My main concern in the editing of the blown-out sky was just how much filling in I was going to have to do among the flowers.
      I've been most successful in creating a realistic sky by selecting the sky area, feathering the edges and using levels to bring out color I didn't even realize was there until I moved the slider. Here's an example: Check this link of the before picture: http://www.pbase.com/image/11312141 and then click on the next...that was just a levels adjustment in the sky. You did a great job on filling in the light color among the flowers! Thanks.
      In areas where there is no color available I will have to play with an adjustment layer as you suggest.

      Isabel

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      • #4
        I've been most successful in creating a realistic sky by selecting the sky area, feathering the edges and using levels to bring out color I didn't even realize was there until I moved the slider.
        -- Isabel

        Absolutely a great way to go, and your retouching worked great! You not only brought back the sky's color, but brought out some lovely cloud details.

        If the sky is completely blown-out to where there is NO detail or color left, then you can try my method.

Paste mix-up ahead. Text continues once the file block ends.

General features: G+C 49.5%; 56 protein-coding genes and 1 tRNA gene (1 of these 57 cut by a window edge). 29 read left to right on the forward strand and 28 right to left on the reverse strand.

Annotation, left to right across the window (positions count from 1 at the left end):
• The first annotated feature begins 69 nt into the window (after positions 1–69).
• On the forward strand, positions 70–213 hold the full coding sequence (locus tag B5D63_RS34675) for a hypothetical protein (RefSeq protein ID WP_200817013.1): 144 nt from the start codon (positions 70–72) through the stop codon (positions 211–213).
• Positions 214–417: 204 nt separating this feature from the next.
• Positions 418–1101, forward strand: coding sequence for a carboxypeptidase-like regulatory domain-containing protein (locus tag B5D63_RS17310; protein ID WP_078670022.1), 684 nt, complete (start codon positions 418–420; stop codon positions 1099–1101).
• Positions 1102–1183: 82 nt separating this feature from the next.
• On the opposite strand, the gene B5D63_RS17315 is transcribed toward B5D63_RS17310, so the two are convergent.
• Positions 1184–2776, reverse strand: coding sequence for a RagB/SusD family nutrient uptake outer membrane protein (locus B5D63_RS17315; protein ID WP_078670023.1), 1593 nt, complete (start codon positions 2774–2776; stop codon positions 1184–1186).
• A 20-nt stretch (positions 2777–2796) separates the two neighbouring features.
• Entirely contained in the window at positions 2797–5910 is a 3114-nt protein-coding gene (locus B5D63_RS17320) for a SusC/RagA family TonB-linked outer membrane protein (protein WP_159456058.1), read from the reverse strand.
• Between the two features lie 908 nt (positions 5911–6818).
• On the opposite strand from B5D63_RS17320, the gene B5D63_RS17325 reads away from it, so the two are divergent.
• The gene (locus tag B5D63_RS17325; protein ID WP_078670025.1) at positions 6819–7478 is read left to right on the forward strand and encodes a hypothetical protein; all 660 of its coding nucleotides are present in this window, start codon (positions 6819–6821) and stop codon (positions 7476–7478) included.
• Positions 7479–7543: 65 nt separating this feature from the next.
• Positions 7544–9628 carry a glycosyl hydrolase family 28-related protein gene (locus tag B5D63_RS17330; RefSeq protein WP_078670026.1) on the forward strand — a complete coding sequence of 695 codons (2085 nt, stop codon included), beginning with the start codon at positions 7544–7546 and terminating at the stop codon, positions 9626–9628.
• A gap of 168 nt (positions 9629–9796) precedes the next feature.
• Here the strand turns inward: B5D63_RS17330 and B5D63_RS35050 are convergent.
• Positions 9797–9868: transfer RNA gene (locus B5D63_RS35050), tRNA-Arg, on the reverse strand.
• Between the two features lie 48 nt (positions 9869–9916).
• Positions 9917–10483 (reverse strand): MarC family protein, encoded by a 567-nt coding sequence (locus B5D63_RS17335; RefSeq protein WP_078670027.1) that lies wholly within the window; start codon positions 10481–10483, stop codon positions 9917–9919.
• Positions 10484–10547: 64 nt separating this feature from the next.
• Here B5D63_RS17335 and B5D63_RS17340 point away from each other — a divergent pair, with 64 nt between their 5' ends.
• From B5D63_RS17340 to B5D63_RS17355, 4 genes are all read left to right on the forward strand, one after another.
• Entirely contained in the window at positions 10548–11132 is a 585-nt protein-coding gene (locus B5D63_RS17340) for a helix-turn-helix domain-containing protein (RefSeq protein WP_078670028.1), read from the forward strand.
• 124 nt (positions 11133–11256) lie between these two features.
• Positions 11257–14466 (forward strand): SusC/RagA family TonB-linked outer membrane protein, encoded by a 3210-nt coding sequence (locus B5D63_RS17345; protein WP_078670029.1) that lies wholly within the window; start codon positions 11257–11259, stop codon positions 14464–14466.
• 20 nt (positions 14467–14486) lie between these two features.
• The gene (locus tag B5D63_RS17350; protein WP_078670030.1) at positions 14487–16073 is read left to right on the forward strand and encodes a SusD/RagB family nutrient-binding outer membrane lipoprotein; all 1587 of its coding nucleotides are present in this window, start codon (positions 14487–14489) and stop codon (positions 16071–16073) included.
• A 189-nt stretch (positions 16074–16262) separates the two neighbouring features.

Lovely photos, Isabel, I'm sure the wedding couple were pleased. But they should have had a ring-bearer cat!

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        • #5
          Thanks for the kind words, CJ...I realize after studying my revision that there are taletale white borders around the groom. I have to go back and lightly clone over them to hide them.
          Ring bearer cat? Are you suggesting my "Louie"????
          He's afraid of all people but me!

          Isabel

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          • #6
            Quick tip - perhaps try darken blend mode for this task for layer or paint tool blends.

            The current sky is very light, while the subjects of interest are a lot darker...by using darken mode the darker objects will not take on any of the edits from the data in the darken blend, but the light sky will accept the edit. No masks, no selections and no fuss! OK, it may not be that easy in practice - but thats the idea. <g>

            Layer option blend if sliders can also help at times when attempting seamless merging without making lots of masks.

            Stephen Marsh.